The first thing we scribbled down after beginning LEGO Harry Potter: Years 1-4 was 'GTA'., It's a strange comparison to make but LEGO Harry Potter's game world gives you a similar sense of freedom to do what you want, when you want, albeit in bite-sized episodes. The result is a game that is both familiar and very different in structure to any LEGO game that has gone before.
You move through a series of scenarios populated with characters offering jobs, side quests and pointers. You take your time, gathering up LEGO studs if you want, before heading to the chap with the giant yellow flash above his head for the story mission.
This way you don't find yourself wandering around looking for the next thing to do. This was always a double edged sword in previous games - you'd have this enormous playground, but the flipside would be not knowing where to go next, which for the series' younger fans would be a real turn-off. Now, there's a marker on your map showing where to go, and there's much less aimless wandering.
Moving on from Hogwarts' Room Of Requirement hub, you'll get stuck into the main game where you learn to explode barrels with your wand and levitate perplexed pets. Your magic abilities and several other problem-solving functions are handled by moving the stylus in a set pattern around the screen. Initially it's a pain getting the knack of this as you must follow a marker round the screen at just the right pace, but it's good to see a tangible attempt at touch screen spell casting.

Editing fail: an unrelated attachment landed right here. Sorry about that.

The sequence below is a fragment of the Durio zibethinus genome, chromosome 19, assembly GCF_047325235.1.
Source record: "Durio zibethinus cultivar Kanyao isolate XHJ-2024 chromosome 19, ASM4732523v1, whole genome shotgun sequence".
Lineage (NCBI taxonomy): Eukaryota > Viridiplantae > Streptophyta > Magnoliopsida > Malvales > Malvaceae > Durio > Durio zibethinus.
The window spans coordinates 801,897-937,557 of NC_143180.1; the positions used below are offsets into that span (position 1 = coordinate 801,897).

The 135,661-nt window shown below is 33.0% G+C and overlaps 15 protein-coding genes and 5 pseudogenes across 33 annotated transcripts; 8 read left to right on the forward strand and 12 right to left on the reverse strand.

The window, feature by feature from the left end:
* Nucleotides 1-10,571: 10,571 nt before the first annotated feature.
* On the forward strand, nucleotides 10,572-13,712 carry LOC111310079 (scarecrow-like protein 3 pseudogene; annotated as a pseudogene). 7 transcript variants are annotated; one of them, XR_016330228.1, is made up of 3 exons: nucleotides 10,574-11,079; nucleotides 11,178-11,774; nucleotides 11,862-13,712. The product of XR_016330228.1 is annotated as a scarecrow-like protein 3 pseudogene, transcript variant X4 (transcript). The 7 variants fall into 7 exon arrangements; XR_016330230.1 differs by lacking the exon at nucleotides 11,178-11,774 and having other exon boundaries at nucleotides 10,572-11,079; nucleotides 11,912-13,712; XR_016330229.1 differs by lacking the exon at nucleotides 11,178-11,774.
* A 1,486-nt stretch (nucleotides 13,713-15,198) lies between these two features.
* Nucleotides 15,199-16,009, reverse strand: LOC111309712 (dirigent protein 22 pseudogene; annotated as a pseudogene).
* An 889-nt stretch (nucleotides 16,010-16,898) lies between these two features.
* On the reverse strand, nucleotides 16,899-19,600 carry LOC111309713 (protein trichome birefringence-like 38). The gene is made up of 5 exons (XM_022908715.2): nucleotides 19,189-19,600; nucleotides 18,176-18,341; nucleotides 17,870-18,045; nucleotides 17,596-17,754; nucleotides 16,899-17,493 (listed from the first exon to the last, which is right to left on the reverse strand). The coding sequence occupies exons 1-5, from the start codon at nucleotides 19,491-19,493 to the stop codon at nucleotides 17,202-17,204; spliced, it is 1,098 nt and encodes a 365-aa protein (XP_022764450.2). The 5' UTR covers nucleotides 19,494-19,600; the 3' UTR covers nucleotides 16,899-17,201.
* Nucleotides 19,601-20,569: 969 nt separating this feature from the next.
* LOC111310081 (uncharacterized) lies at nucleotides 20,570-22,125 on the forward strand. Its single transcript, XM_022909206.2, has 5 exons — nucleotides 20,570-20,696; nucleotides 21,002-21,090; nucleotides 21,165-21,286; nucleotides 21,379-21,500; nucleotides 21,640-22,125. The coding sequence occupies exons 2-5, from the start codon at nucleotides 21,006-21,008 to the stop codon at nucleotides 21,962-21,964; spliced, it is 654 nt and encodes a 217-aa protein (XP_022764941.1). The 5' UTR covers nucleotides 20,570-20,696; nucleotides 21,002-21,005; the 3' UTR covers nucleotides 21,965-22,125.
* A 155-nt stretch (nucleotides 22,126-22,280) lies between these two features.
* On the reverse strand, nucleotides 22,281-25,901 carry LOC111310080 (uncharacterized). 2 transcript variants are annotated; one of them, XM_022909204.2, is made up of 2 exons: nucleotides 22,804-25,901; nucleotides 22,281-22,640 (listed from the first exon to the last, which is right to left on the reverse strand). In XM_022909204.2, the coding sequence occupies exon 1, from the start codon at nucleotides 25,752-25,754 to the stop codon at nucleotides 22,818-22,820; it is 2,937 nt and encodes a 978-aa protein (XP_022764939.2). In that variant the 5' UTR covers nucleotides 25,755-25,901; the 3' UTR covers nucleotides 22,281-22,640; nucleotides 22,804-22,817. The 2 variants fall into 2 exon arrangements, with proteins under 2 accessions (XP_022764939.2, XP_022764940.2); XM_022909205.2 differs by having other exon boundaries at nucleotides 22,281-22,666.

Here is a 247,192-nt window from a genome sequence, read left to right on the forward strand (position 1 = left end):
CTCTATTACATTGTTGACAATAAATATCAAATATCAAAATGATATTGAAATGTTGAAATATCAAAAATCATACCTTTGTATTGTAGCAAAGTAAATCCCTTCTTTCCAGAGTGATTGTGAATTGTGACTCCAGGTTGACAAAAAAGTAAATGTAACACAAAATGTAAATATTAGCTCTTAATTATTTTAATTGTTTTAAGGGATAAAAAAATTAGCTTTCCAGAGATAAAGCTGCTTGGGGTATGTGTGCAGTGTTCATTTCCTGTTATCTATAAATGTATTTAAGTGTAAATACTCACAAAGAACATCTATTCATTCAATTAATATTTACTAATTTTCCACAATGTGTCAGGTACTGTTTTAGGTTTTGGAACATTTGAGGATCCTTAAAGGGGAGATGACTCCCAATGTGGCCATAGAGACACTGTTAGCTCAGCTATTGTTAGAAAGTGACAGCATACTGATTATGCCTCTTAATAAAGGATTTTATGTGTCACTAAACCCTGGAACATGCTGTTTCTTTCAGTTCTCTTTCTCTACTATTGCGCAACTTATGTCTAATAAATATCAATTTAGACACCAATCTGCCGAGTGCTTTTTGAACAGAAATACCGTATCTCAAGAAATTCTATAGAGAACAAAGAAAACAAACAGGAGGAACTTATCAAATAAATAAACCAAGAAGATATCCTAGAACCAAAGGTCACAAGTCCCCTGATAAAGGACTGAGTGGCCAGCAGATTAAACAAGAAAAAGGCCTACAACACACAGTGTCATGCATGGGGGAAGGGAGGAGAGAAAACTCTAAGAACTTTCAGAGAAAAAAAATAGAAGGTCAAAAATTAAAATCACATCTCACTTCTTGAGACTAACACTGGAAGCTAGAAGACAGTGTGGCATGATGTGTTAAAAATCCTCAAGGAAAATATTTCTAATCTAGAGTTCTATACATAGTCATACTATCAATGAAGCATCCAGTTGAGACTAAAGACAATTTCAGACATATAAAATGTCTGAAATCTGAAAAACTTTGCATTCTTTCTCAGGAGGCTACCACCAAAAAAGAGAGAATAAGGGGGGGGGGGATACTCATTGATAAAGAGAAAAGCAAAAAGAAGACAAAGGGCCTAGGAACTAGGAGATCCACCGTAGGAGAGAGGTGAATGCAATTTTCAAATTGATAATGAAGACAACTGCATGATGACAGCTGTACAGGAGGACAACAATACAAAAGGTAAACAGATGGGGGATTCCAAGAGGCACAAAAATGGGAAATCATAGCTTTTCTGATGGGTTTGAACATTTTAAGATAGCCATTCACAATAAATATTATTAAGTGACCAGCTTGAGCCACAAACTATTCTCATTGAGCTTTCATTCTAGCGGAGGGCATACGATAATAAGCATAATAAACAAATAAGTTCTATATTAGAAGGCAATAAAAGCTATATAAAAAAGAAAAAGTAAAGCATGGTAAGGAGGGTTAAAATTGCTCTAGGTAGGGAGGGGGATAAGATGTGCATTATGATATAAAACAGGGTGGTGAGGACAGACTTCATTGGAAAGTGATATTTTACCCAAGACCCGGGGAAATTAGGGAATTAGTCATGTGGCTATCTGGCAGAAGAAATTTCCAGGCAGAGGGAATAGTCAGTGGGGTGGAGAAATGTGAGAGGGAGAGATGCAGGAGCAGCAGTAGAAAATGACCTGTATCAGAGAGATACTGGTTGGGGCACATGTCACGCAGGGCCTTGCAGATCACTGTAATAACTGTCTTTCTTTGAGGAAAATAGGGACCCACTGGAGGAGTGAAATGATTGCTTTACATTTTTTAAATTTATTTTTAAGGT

When you draw the Transfiguration shape, a mini-game appears which has you arranging floating shapes into a pattern; a strangely entertaining diversion. This spell proves to be the most fun to cast. Incendio simply requires you to draw a flame shape, Levitation an even more basic curved line.
You learn to broom ride, which provides plenty of chase sections as well as access to secret areas for more studs and pickups. The touch screen seems too small to keep track of nippy targets but as one of a variety of gear changes it's welcome, along with the sneaking sections, the puzzle solving bits and even the boss fights.
Lots to do; great presentation; familiar, satisfying gameplay. What more could you ask for? The only problem is Harry Potter himself. Do the films based on the Potter books have the same iconic moments of a Star Wars or an Indiana Jones? Not quite. They're mighty popular, but until they start doing the rounds on telly more regularly, many of the cute, witty cut scenes here might miss the mark with some gamers. Still, Harry Potter: Years 1-4 is an enjoyable slice of adventuring, packing an impressive amount into that DS cart..